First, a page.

1) Do you have any recommendation whether all latex mattress or spring/latex combination would be better or does Dan's assessment make sense? Spring/latex seems to be more customizable and cheaper, and aside from a little bit of firmness difference between the two "firm" versions in the store I could not really tell the difference. I liked the firmness more of the latex mattress, but Dan assured me the same firmness feel could be achieved with the spring/latex model as well.

2) Should I look into getting a wool topper or another topper for the mattress for longevity/hygiene reasons as it can be easily replaced or will I be fine with just having the top casing layer of the mattress be wool? Should I get any other type of mattress protector or anything else recommended as a topper if not getting a topper for comfort?

3) Any thoughts on platform bed or getting a box spring? Dan said it didn't matter which I chose, and from everything that I've read online it seems like platform beds are more sturdy than box springs and overall cheaper since you don't need to buy the box spring.

Thanks again for your help.

Brian

Information Overload 20 Mar 2013 05:56 #4

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Hi Brian,

1) Do you have any recommendation whether all latex mattress or spring/latex combination would be better or does Dan's assessment make sense? Spring/latex seems to be more customizable and cheaper, and aside from a little bit of firmness difference between the two "firm" versions in the store I could not really tell the difference. I liked the firmness more of the latex mattress, but Dan assured me the same firmness feel could be achieved with the spring/latex model as well.


There is no better or worse here and it would be strictly based on your personal preferences and your own "value equation". The springs are lower cost and many people prefer them over a latex base while others prefer the feel and performance of a latex base. The springs can be customized in terms of zoning which can be an advantage in some cases as well. I know that different manufacturers have different experiences or opinions about almost every issue connected to mattresses but my personal view is that firm latex will last at least as long as an innerspring if not longer but neither one would be the weak link of a mattress anyway so any difference in durability would not be particularly meaningful in real life.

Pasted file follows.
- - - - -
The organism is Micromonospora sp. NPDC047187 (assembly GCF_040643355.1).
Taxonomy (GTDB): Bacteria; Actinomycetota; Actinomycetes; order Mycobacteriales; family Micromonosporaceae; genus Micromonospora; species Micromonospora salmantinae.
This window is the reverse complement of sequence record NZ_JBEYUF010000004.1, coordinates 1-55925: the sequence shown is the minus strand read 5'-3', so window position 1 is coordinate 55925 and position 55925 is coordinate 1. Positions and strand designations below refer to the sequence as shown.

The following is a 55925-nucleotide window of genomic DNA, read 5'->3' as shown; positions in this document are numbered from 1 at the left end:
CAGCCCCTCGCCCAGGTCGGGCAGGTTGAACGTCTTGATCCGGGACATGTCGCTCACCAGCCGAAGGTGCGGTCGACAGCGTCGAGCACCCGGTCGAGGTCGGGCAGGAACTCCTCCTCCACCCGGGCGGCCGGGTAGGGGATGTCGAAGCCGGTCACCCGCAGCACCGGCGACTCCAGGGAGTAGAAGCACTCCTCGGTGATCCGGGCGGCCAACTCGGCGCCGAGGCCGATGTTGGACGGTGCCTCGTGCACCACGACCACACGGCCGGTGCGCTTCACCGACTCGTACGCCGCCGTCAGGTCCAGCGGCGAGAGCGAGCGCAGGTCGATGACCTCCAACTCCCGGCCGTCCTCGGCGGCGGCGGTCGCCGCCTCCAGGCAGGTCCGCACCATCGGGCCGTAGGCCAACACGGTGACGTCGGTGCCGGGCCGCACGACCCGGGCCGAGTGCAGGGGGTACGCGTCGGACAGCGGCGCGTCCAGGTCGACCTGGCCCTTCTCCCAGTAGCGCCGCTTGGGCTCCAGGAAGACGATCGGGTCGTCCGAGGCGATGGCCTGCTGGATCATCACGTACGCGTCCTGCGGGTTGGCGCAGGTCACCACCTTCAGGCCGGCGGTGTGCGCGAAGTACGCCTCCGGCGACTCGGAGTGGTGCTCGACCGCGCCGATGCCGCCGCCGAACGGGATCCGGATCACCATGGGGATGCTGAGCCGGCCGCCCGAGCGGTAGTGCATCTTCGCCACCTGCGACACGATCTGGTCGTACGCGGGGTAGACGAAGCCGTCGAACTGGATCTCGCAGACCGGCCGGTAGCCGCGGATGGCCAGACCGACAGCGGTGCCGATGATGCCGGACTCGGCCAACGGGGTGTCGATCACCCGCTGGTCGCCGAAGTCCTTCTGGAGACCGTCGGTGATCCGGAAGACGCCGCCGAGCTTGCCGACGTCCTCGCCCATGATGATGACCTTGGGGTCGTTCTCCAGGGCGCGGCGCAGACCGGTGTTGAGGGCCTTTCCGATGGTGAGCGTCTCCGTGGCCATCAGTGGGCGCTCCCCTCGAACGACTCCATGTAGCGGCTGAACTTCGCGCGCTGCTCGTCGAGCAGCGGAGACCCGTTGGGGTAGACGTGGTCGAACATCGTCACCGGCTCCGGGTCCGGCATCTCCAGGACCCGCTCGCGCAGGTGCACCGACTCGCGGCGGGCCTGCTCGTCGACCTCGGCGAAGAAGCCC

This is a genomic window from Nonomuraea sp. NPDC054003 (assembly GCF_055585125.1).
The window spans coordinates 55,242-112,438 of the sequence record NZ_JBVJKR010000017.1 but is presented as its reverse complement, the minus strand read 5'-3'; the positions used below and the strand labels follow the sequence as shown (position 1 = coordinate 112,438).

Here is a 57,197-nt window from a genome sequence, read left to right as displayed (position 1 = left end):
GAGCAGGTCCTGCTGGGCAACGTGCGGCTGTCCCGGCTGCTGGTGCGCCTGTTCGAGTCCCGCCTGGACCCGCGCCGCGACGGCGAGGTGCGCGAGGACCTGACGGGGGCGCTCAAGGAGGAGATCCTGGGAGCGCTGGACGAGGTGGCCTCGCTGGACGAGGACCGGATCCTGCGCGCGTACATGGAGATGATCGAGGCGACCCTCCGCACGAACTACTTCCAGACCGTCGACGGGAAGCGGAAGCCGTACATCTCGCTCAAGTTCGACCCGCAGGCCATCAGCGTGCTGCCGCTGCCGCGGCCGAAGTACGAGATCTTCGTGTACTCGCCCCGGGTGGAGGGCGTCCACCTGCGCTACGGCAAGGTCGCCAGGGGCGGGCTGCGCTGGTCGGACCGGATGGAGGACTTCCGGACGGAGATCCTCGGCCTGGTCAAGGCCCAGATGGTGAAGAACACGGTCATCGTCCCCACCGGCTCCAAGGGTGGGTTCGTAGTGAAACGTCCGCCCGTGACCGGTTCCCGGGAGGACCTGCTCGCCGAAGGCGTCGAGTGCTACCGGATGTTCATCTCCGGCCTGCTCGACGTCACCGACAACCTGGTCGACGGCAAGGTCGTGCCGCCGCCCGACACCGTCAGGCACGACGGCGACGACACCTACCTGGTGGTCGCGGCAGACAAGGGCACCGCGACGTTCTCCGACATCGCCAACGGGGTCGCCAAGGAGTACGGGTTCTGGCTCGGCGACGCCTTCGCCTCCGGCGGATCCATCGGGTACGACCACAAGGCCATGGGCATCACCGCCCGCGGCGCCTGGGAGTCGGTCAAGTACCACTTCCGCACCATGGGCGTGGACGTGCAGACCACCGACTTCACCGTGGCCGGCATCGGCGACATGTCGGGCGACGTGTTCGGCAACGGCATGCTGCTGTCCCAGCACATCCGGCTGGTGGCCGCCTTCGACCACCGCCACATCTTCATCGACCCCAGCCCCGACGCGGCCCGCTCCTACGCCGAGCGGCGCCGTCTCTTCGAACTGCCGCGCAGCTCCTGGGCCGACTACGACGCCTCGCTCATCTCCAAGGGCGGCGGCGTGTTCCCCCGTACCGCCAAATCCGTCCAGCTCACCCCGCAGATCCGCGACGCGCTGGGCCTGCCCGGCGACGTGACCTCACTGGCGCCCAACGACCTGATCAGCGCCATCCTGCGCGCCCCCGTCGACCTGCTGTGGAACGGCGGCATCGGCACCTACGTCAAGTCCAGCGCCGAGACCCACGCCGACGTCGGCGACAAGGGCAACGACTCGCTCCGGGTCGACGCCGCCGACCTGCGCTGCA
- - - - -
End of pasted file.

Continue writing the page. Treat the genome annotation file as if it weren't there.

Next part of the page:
2) Should I look into getting a wool topper or another topper for the mattress for longevity/hygiene reasons as it can be easily replaced or will I be fine with just having the top casing layer of the mattress be wool? Should I get any other type of mattress protector or anything else recommended as a topper if not getting a topper for comfort?


This again is a preference issue but I would at least start off with the mattress in the best possible configuration for you without a wool topper (or any topper) and add a wool topper only if you believed you wanted or needed it for some reason. I wouldn't add any unnecessary complexity or variables or anything as a matter of course unless there was a particularly compelling reason that you wanted to do so (such as you are used to sleeping on a thick wool layer and this is exactly what you want). You will need a mattress protector though which is a good idea with any mattress. You can read about the different types of mattress protectors and the pros and cons of each in post #89 here .

3) Any thoughts on platform bed or getting a box spring? Dan said it didn't matter which I chose, and from everything that I've read online it seems like platform beds are more sturdy than box springs and overall cheaper since you don't need to buy the box spring.


I wouldn't use a box spring (which is the type of base that has springs in it) because it will change the feel of the mattress from what you tested 9unless you tested it on a flexible boxspring. A platform bed or a rigid or solid foundation would be better and both would be fine. I would always follow the recommendations of a manufacturer about what to use under their mattresses and to make sure it was suitable for the warranty. If they give the OK then its fine.

Phoenix
Researching for a mattress?... Be sure to read The Mattress Shopping Tutorial.
Click here for TMU Discount Codes if purchasing from Our Trusted Members.